The massacre had begun, when what Gisimba called “a miracle” occurred. Carl Wilkens appeared at his door, asking if he needed help. From then on, Carl went back to the orphanage every day, taking water and food.
One morning, Hutu militiamen surrounded the building. They said they were there to take Damas away and kill all the Tutsis hiding in the orphanage.
Carl was also there: as he did every day, he had gone to Damas’s to bring water. When he realised what was happening, he did not hesitate to get into his Toyota Corolla and call for help on his radio. He called the Red Cross, made it clear that he could call the UN, and thus put the killers to flight. Once again, the order had come not to carry out massacres in front of the American man.
Both Carl and Damas knew, however, that the Interahamwe would come back. So Wilkens made a desperate attempt to rescue the persecuted in the facility. He drove to meet the prefect of Kigali, Colonel Tharisse Renzaho, with whom he had already negotiated to bring aid to the city. When he arrived, he saw that Prime Minister Jean Kambanda - who would later be accused of genocide - was in the office. “He was one of the three people who had orchestrated the extermination, it was like asking the Devil for help, but what else could I do? I had to try and I said: Mister Prime Minister, I am Carl Wilkens, director of ADRA, and I am here because a massacre is about to take place at Gisimba orphanage”.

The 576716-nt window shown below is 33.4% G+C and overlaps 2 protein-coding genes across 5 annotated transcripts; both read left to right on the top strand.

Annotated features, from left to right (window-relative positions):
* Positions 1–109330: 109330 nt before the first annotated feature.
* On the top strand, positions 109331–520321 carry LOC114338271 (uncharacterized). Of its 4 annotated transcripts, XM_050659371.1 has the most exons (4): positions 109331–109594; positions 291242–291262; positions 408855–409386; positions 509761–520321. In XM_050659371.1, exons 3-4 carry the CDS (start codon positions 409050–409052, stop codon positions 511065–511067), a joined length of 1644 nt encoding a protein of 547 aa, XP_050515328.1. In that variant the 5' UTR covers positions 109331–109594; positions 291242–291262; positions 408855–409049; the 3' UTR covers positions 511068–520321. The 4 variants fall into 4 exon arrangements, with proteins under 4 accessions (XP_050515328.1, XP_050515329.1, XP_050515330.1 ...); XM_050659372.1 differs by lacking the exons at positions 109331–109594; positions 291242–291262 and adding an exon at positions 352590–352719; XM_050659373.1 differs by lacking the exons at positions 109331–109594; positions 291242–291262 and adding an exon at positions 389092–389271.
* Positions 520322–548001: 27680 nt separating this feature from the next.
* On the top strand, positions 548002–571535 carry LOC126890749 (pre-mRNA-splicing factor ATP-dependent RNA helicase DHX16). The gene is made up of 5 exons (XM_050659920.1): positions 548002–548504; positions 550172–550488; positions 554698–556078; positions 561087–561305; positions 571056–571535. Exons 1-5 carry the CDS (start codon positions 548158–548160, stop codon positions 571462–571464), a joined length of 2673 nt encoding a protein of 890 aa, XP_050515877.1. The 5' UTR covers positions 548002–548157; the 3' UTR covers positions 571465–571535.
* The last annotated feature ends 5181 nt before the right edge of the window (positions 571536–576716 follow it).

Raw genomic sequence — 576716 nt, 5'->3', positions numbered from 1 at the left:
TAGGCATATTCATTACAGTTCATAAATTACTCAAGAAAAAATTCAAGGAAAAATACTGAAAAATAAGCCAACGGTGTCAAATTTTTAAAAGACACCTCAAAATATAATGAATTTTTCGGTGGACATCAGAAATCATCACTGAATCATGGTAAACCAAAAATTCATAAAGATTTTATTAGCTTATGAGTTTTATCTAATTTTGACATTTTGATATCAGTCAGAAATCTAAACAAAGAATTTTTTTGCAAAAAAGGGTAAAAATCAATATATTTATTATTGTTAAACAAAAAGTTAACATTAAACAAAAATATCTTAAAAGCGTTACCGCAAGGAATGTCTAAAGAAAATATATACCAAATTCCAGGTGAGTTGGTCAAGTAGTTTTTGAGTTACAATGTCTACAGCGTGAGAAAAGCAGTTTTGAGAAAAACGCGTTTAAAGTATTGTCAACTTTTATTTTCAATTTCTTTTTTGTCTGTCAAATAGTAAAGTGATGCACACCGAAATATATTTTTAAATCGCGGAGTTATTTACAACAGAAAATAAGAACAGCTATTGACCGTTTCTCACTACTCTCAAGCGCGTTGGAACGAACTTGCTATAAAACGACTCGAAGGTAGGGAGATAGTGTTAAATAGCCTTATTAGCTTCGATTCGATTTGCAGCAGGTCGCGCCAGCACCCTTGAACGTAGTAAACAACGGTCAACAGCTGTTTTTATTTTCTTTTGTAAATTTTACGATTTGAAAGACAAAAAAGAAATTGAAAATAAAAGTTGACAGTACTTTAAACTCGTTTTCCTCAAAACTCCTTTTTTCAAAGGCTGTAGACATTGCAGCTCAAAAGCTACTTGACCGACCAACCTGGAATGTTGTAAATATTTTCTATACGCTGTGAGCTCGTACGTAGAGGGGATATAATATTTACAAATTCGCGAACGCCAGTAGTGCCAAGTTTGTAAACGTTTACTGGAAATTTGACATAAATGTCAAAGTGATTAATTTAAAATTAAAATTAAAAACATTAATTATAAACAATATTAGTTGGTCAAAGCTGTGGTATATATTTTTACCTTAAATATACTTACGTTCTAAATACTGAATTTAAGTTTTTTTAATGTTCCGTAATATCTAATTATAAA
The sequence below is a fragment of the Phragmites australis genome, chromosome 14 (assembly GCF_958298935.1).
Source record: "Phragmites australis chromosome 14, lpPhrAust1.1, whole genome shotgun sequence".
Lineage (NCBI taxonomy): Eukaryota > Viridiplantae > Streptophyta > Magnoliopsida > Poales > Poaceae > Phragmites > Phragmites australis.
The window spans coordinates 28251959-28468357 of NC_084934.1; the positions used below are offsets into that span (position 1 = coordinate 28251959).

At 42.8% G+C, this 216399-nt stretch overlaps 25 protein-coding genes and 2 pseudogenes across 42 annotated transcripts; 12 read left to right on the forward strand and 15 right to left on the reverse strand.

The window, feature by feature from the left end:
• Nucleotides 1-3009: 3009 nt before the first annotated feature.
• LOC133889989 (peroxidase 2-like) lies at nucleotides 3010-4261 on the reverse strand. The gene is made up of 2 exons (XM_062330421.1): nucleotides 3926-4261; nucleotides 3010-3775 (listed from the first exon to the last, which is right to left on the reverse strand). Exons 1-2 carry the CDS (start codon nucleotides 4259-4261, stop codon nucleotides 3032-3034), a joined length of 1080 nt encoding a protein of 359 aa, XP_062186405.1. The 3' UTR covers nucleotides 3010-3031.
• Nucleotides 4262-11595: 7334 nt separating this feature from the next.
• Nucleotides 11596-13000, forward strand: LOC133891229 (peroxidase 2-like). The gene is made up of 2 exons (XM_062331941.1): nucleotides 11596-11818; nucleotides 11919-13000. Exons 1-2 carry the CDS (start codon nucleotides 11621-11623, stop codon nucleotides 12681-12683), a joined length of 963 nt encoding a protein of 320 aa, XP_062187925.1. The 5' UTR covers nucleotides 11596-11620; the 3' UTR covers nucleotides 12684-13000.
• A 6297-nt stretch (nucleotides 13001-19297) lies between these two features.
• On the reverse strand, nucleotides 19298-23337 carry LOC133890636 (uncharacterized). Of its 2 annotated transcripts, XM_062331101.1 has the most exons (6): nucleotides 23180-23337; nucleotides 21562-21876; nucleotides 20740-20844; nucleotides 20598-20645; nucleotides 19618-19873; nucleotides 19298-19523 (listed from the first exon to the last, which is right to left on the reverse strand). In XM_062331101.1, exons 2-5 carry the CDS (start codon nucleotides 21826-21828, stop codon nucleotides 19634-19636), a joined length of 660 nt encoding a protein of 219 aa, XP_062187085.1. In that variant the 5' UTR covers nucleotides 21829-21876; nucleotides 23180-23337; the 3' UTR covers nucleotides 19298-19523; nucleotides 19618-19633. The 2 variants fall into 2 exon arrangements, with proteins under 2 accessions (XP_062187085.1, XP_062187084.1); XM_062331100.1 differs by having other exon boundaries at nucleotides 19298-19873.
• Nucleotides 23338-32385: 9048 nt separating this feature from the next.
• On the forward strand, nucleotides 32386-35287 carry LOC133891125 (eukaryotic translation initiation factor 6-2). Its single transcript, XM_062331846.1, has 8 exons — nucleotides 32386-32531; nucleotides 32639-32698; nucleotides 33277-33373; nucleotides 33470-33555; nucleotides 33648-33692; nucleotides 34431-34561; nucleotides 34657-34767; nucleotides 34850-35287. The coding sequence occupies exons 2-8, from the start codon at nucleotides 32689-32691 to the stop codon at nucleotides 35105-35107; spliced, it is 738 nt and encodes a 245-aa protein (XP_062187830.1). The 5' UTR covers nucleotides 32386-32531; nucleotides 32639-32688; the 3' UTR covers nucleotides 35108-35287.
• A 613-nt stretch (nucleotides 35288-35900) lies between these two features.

The response was unexpected. Wilkens recalls: “Yes, I have heard about you and your work”, Kambanda told me. Then he stopped and talked to his assistants, turned to me and said “I am aware of the situation, we will take care of the safety of your orphans”. And he left.
Soldiers and militiamen arrived at Gisimba orphanage, instructed to put everyone on two buses. Nobody knew where they were going, but Carl had negotiated to get them to safety and escort them through the most dangerous checkpoints. All the orphans and people hiding in the facility were taken to Saint Michel Church.
Wilkens found himself in a similar situation at an orphanage run by a Frenchman, Marc Vaiter, which was a hiding place for about 100 children during the genocide. As with Gisimba, Wilkens brought water and food to the children - who called him ADRA SOS, for the writing Carl had on his car - and as the situation worsened, he decided to move them to Saint Michel cathedral.
Again, when he came across 12 survivors from the Adventist Church in Nyamirambo, he managed to get them to safety at Hôtel des Mille Collines.
When the genocide ended, Wilkens went back to America, but in 1995 he and his wife and their three children decided to move back to Rwanda to work on reconstruction projects.
Today Carl is an Adventist pastor in Oregon. Every year he visits schools in the United States to talk about his experience in Rwanda, which he also described in his book I’m not leaving, published in 2011. He also founded a non-profit organisation, World Outside My Shoes, dedicated to fighting racism and intolerance.
Translated by Valentina Gianoli